Building resilience to the impacts of climate change

by Don Marshall

When I first became interested in Sustainability as an issue for the world, I was convinced that I and all the other interested “environmentalists” would, in time, be able to change the track of what was happening.  So I did everything I could to change systems, habits, and my personal perspective.  And I worked to help others see the need for the changes.  I think we made some difference.

But as we now know and are informed from various sources, the effort to preserve our environment is failing.  Our environment is rapidly deteriorating.  It is no longer an issue of mitigating the problems so that we can maintain “sustainability” in our world.  We now need to consider how we are going to adapt to the changes that are coming.

The committee within the Suzuki Elders that I have been working with (Education and Community Engagement Working Group) held two Salons earlier this year specifically looking at the role that emotions, in particular grief, had in our work as Elders.  These Salons generated a significant amount of interest leading to the formation of a sub –committee to investigate how we would proceed with educating ourselves further about this subject.

The sub-committee has arrived at an awareness that the subject is much broader than first imagined and we now have a vision of what the work forward should be:  Suzuki Elders aim to play an active role in building resilience to the psycho-social impacts of climate disruption among ourselves and our communities.  Inherent in being resilient is being adaptable, thinking ahead and working so that results will be preventative.  Many organizations are aware that the promotion of resilience is core to being able to take care of each other in our communities.  An excellent site that describes resilience can be found here.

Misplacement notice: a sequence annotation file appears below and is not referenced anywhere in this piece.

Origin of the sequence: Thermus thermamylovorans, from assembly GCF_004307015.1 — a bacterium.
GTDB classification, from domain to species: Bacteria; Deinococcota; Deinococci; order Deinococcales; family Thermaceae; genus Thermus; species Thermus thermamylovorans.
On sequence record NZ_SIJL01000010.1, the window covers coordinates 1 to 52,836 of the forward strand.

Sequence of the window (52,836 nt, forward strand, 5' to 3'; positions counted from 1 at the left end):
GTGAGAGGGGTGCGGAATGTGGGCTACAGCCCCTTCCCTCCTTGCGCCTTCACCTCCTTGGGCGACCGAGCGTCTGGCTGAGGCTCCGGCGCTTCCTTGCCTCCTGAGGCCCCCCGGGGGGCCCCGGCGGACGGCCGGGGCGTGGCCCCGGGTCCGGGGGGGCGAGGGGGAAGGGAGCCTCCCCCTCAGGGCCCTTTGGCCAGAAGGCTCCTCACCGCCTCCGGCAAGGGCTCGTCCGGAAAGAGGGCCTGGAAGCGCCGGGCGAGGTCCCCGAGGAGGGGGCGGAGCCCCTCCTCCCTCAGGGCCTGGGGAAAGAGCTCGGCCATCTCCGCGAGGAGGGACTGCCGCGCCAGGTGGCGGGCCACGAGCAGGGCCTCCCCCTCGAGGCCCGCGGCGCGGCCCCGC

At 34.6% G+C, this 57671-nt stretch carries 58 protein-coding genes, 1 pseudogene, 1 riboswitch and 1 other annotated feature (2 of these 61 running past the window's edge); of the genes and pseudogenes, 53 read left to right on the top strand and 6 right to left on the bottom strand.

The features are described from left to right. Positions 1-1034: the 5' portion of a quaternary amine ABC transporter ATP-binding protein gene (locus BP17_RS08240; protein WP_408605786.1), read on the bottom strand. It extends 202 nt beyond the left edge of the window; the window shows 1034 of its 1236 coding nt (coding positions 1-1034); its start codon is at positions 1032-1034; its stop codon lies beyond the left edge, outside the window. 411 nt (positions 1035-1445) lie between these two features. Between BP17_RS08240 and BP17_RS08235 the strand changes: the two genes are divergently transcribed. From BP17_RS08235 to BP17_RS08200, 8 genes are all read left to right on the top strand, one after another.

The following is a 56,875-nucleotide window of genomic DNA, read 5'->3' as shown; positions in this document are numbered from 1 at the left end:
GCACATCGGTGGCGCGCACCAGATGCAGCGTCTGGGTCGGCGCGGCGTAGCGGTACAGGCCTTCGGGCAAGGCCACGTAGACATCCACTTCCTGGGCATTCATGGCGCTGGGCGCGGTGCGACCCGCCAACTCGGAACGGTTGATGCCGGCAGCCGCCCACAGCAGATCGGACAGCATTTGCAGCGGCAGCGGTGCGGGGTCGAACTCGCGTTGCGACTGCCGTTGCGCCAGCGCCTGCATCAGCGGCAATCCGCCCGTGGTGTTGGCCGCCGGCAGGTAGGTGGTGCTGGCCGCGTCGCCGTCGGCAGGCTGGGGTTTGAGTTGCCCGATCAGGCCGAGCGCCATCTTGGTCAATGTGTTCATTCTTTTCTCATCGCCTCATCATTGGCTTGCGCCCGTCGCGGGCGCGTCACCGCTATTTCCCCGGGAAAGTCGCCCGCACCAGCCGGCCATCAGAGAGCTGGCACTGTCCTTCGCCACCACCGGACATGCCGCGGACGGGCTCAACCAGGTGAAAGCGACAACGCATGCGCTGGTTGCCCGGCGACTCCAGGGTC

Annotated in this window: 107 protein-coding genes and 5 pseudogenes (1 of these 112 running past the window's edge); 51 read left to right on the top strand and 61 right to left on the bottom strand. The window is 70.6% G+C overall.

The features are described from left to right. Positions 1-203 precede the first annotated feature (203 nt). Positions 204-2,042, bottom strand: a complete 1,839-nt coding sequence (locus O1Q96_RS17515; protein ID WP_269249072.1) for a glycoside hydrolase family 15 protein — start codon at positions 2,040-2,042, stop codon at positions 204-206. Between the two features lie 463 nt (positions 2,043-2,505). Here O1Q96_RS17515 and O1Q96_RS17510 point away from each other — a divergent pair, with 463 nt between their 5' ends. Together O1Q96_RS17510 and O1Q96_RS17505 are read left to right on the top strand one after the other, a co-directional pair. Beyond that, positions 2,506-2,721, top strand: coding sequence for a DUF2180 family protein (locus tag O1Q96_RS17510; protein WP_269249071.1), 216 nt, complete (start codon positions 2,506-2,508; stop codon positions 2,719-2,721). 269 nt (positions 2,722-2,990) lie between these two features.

Suzuki Elders have come together because we all want to do something to help the environment.  We are passionate about this in that many of us are grand-parents and have strong feelings of compassion for our children and their future.

Shortly, we will publish a paper that will include the goals we have set, objectives that will carry out some of the goals, and a library of articles and relevant web sites.  More workshops will undoubtedly be part of our work.

I would also refer you to a recent piece written by Dave Pollard who lives on Bowen Island.  It says it all for me.

Your feedback is welcome at: resilience@suzukielders.org.

 

 

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4 comments

  • The issue of advocacy/action on one hand and acceptance/inaction on the other seems to have already been mulled over by others. See http://www.postcarbon.org/la-grande-negociation/

  • We won’t know if Dave Pollard is right until more time passes. I believe strongly that we need to “do it all”. Join and support the major groups, and those putting their lives on the line, working to turn the juggernaut around, AND prepare, adapt, love and heal! Plus celebrate and share 🙂

  • I adamantly disagree with Dave Pollard’s position. It is true that we are facing imminent economic and ecological collapse. It is true that life on this planet will be very different in the next 50-100 years. But to say there is nothing else we can do other than to prepare, adapt, love and heal is to provide an excuse for inaction.

    We must continue to fight for what is important. We must provide a balanced voice against those who would destroy our planet. We must continue to work at finding solutions. We must never accept that there is nothing we can do to affect our future.

  • I think Dave Pollard hits it on the head. He has done all the “saving” – thought deeply and now realizes what truly matters. I salute him – he has jumped into true reality.

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